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So, I want to talk about two acts of kindness I experienced on my trip down the Danube with my mom. But first, I want to share the way that we brought my dad along on the trip with us. As you know if you’ve been reading this blog for any amount of time, I associate pennies that are heads side up with my dad (complete explanations here here here and here), so we decided to leave pennies around the cities we visited to spread cheer and luck and “make someone verrrrry happy!” #penniesforNick


But as I mentioned at the start of the blog, I wanted to talk about two acts of kindness, one that was given to me, and one that we were able to perform. The first night on the boat, we settled in for 50’s and 60’s rock night in the lounge with the boat’s piano player. The first tune, while not all that meaningful to me, induced half of the audience to get up and use the dance floor. And again, if you’ve been reading this blog for the last couple years, you know that one of the things I miss most is dancing with my dad. So I teared up watching everyone. I took deep breaths, drank some water, and tried to let it go, singing along to all the songs (based on my knowledge of 50’s and 60’s lyrics, I’m actually about the same age as the majority of the passengers – who knew?). Then the piano player started “When I’m 64,” which choked me up again, because I remembered when my dad played his favorite version of it (Connie Evingson’s) and we were at the beginning of trying to find out what was wrong with him, and he had just turned 65 so the song had taken on a new meaning. But again, I fought through and got Mom to get up and dance with me to it. I was determined not to let it get the best of me. The piano player was equally determined to reduce me to a puddle bourbon-y ooze, though. He played “Yesterday,” which I had performed my first year of college for a showcase with some friends, one of whom was killed by a drunk driver the following year. But still, I held it together. Mostly. But then, oh then, he went into “See Ya Later Alligator.” Are you freaking kidding me?! It’s not like it’s that common a song that I should have expected it. I was undone by it. I ran out to the deck and hid on the stairs and sobbed. Mom came out after a minute or so to check on me and helped me breathe. Until, we heard the music inside turn to “Unforgettable,” you know, the song Natalie Cole sang with her dead father from the first jazz CD my dad ever gave me? I mean really. There was no hope at that point, so we retired to our room.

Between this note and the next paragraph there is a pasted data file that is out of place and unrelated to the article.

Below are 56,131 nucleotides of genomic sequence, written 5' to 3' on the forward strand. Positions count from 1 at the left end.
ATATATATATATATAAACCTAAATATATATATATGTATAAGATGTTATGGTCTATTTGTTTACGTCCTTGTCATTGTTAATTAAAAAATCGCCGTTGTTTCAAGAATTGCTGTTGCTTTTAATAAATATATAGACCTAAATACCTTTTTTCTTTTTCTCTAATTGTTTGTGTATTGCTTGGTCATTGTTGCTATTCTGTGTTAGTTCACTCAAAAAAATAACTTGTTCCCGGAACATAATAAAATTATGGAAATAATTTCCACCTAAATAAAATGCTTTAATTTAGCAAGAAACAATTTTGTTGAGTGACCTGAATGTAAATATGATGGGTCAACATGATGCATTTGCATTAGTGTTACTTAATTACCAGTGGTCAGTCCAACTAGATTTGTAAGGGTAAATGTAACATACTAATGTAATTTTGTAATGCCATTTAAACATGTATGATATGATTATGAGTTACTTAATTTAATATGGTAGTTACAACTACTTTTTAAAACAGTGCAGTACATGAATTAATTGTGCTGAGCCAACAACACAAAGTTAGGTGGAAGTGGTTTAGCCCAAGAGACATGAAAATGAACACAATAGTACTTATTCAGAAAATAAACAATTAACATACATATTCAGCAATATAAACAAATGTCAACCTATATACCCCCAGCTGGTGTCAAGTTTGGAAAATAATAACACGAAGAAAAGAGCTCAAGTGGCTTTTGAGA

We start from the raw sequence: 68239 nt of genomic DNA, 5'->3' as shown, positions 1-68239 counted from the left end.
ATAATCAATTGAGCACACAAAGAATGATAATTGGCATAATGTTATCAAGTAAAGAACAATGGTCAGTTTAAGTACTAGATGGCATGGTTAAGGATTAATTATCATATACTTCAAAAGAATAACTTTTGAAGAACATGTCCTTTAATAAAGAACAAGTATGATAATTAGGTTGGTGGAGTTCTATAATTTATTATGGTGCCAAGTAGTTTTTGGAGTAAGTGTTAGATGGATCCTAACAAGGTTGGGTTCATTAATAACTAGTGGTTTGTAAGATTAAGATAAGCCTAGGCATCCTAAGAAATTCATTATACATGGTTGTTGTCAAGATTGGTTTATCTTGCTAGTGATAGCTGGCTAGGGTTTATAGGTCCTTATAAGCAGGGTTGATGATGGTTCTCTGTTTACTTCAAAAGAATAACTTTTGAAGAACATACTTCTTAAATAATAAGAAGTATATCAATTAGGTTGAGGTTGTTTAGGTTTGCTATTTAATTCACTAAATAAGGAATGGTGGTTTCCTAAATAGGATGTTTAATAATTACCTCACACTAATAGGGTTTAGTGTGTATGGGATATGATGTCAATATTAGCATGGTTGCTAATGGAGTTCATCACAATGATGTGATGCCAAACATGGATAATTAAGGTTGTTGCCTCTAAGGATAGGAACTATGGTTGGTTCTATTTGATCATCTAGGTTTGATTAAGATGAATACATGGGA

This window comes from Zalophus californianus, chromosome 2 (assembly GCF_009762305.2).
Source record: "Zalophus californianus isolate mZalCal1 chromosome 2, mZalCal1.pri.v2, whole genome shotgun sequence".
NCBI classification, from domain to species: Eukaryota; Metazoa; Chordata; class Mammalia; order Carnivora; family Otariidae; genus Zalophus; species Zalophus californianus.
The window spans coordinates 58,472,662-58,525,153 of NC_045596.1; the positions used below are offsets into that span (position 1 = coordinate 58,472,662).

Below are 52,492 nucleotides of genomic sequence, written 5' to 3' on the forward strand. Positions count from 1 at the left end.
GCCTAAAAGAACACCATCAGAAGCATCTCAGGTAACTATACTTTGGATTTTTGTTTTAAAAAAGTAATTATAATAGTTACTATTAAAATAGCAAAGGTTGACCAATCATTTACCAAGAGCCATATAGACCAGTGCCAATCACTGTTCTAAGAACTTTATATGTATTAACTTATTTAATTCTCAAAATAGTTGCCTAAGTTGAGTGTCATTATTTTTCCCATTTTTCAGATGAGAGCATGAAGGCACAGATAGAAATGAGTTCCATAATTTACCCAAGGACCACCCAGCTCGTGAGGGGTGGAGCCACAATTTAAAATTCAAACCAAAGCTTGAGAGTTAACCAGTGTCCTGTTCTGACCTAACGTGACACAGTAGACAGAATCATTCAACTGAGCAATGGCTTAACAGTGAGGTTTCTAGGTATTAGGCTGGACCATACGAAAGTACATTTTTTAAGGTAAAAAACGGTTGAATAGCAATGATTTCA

The next morning, one of the other passengers, who looked like Cameron Diaz by the way, set a notebook that said “Happy Thoughts” on the cover next to me at breakfast, gave me a quick hug, and walked off to eat. Inside, she had written a note about losses she had suffered over the years (including 3 brothers and a husband, and she was only 50) and how she looked for life’s “tender mercies,” seeking out the good that’s still in the world and recording it in a journal like the one she was giving me. Little did she know, I do the same thing. Kindred spirits. When I went out to tour the next day, I found a new blank journal and gave it to her so she wouldn’t be without one on the trip.

So that was the first act of kindness we experienced.

The second one we were able to do for someone else. At several meals, we sat with two women who were really friendly and with whom we had a fair amount in common. On the second to last night, one of them divulged to my mom that she had brought her partner’s ashes with her to scatter somewhere, but hadn’t figured out how and when to do it, and she was running out of time. Mom and I had a small balcony off of our room, so we offered it to her to use. It had rained all evening, but the rain had stopped. It was cool out and there were lightning flashes in the distance, and we were cruising down the Danube past sleepy little villages. So we vacated the room and let her take the time she needed. She seemed relieved when she emerged. I think worrying about how to do it had been weighing on her. But she was able to let that piece of her partner go and know she had fulfilled a promise. And I was grateful to her for trusting us to be, in a tiny way, a part of her journey forward on her own.

I love the phrase “life’s tender mercies” that my shipmate used in her note to me. I love those unexpected kindnesses that can pop up half way around the world. I love that being kind to a stranger is still something worth doing and something that makes you feel good, too. In all the sadness of the past year, I’m grateful that love springs forward from the most unlikely of places. And so we continue on on our own journeys, looking for the light and the lucky pennies.